Is being a wonderful grandparent nature or nurture? Maybe a little of both. Here is a list of ideas that will help you become grandparents sent from heaven.
The excitement of a new baby is contagious. Everyone wants to be part of the event. Offer your help immediately but understand that the baby and parents may want to spend time together alone. Be respectful of the wishes of the parents. Take your cues from them.
Grandparents often have the impulse to spoil grandchildren, but it is important to remember the rules.
If the majority of ground rules are broken, it can spoil the fun for everyone.
The proper balance of spoiling and discipline is still important for grandparents.
Similarly, don't encourage tantrums. Experts agree that when children have meltdowns, trying to soothe or distract them sends the message that it’s okay to lose control.
When watching your grandkids, don't forget the details. Ask about nap time, bedtime and meal schedules.
Also ask about other ground rules like video preferences and discipline strategies. Knowing this information will help you reinforce the hard work of parents and will make your job easier because you won't have to guess so much.
Tell stories because you are a bridge to your own life, their parents' lives and other important family stories.
Talk to them about their parents and provide details. Tell about how styles have changed and how toys are different. Share embarrassing and funny stories.
Tell stories about your own lives and experiences. It helps create a family bond.
And don't forget the pictures.
Bottom line: don't get frustrated. Join along in the fun with your grandkids, and make a fool of yourself; they'll love you for it.
Make room for finger prints, relaxed schedules and a constant bombardment of questions. Be prepared to slow down and enjoy the small moments.
If possible, child proof your house. It can be stressful for parents when they bring children into a home. Knowing a house is child proof allows parents and grandparents to relax.
Don't forget to 'child proof' your food. Along with all the cookies and chips, have healthy snacks on hand.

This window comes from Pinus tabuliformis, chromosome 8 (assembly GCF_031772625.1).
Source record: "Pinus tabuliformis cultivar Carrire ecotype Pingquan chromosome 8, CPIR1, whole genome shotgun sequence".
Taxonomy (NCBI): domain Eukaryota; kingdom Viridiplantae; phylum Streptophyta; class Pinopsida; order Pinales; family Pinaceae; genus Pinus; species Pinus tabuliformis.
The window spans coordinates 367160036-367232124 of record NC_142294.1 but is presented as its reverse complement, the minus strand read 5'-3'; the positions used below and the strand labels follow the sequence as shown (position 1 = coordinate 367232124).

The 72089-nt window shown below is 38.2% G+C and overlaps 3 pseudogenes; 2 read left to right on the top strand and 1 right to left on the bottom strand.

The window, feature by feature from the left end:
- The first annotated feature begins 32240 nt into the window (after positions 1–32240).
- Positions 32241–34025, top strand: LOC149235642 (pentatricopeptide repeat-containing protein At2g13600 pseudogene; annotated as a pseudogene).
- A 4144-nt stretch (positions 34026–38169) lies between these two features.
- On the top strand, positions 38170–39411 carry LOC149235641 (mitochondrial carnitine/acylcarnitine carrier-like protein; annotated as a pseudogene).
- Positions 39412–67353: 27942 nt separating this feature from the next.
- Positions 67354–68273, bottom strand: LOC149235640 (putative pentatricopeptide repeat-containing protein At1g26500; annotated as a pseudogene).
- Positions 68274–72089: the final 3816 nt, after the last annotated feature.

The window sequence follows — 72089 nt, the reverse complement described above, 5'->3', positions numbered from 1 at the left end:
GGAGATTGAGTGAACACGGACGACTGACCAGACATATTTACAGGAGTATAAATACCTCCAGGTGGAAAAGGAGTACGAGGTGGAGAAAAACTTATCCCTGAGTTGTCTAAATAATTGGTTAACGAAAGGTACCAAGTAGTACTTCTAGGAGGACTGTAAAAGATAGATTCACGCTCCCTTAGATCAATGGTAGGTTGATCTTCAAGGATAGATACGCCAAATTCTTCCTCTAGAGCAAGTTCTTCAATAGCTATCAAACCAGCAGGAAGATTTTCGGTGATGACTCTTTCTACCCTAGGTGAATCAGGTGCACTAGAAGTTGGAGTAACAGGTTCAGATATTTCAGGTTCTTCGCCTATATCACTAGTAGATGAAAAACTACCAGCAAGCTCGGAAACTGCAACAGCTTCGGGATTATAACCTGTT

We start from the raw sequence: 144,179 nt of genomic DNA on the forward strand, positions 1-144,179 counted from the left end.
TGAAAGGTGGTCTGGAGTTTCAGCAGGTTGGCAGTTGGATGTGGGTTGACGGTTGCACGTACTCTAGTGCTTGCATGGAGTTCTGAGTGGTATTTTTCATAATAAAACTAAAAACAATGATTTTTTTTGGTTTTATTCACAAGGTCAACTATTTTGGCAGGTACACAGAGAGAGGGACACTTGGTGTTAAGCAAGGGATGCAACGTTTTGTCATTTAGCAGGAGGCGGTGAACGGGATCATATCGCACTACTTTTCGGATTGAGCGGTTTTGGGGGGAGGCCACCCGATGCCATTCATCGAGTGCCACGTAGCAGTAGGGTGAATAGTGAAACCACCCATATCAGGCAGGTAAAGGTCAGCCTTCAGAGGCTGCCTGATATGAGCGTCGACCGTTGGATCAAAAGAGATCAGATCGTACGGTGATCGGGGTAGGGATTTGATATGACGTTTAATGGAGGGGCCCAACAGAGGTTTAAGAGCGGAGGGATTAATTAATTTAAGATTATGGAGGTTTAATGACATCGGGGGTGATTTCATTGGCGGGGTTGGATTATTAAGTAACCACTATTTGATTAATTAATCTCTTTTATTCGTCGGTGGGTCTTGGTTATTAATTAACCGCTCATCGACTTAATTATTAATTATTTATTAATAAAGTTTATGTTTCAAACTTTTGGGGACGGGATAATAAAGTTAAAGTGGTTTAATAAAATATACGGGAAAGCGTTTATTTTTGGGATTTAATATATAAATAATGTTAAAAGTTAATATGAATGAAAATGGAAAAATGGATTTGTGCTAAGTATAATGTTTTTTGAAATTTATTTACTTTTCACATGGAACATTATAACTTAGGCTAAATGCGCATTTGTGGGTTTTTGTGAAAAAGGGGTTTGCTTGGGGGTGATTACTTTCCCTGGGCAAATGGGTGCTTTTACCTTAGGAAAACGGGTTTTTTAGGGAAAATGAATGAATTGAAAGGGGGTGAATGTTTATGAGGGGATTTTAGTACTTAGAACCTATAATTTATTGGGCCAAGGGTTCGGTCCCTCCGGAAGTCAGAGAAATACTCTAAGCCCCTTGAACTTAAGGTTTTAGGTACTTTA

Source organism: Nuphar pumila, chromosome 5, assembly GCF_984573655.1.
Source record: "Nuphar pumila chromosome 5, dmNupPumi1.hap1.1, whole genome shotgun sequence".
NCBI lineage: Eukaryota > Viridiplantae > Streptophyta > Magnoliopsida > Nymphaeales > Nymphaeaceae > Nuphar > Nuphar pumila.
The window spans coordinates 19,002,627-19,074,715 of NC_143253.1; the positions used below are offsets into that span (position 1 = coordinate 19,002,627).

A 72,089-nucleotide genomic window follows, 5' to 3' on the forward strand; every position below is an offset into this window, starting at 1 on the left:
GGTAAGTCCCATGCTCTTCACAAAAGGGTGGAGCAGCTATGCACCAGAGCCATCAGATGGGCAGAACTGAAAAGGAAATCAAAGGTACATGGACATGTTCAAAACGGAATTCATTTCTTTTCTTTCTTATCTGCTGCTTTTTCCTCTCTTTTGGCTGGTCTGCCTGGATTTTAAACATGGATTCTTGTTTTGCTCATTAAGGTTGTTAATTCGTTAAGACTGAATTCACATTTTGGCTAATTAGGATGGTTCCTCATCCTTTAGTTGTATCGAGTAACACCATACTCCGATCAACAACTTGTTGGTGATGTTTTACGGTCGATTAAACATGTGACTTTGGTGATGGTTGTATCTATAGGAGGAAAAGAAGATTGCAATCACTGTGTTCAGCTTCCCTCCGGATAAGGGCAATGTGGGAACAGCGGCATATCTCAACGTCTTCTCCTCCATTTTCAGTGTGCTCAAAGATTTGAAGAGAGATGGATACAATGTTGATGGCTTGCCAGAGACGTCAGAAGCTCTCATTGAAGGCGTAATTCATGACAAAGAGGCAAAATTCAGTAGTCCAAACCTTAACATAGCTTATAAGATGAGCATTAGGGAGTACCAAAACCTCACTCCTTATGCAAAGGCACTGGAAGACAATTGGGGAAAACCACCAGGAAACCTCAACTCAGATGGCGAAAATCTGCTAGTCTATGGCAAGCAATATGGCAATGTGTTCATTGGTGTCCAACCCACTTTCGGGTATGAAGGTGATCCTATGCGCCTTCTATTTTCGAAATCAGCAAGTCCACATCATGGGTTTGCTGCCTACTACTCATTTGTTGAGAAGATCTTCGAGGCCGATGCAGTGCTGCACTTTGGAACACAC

Kids like expressing themselves, but it often takes them a little longer. Be patient and let them finish. You'll be able to understand their needs and wants this way and avoid a lot of frustration from both the grandchild and grandparent.
With older grandchildren, encourage them to open up and express themselves. You can provide important insights and knowledge through your life experiences.
If possible, defer disciplining children to their parents. Children are more familiar with their parents' disciplinary style. It also helps parents build confidence in their own parenting abilities.
Sometimes parents aren't around. In this case you should not let your grandkids break too many rules.
Instead of buying your grandchildren more things, spend more time with them and create memories. These memories will last forever.
In addition to birthdays and holidays, remember to call on the "every days."
Baseball games, piano recitals and a fun family event are all reasons to call and say hello.
Remember that there are usually four grandparents. Each set of grandparents has different needs, abilities and opinions.
It can be hard for parents to navigate the different opinions, time demands and advice. Be understanding and remember to let parents have their space and raise their own children. Trust them; after all, you did raise one of the parents yourself.
"When choosing toys for children, parents and grandparents often select those with the highest-powered computer chips, or the most convincing claims of educational benefits. But it's not about what toys can do for your grandchildren; it's about what they can do with the toys. A set of blocks, in the right little hands, is more interactive than the priciest computerized play set. Follow your instincts and let the children's imagination loose," according to grandparents.com.
Grandchildren have a lot of energy, and grandparents aren't as young as they once were. Grandparents need to make sure they don't overdo it when spending time with their grandkids. If necessary, set appropriate boundaries.
"Grandparents rarely offer their children [assistance without interference]. Within the family, assistance and interference come as a package," said Bryan Caplan, author of "Selfish Reasons to Have More Kids."
Instead, grandparents should try to be "quietly useful."
"Don't bundle your babysitting or other assistance with unwanted advice about how to raise your grandchildren or run the household."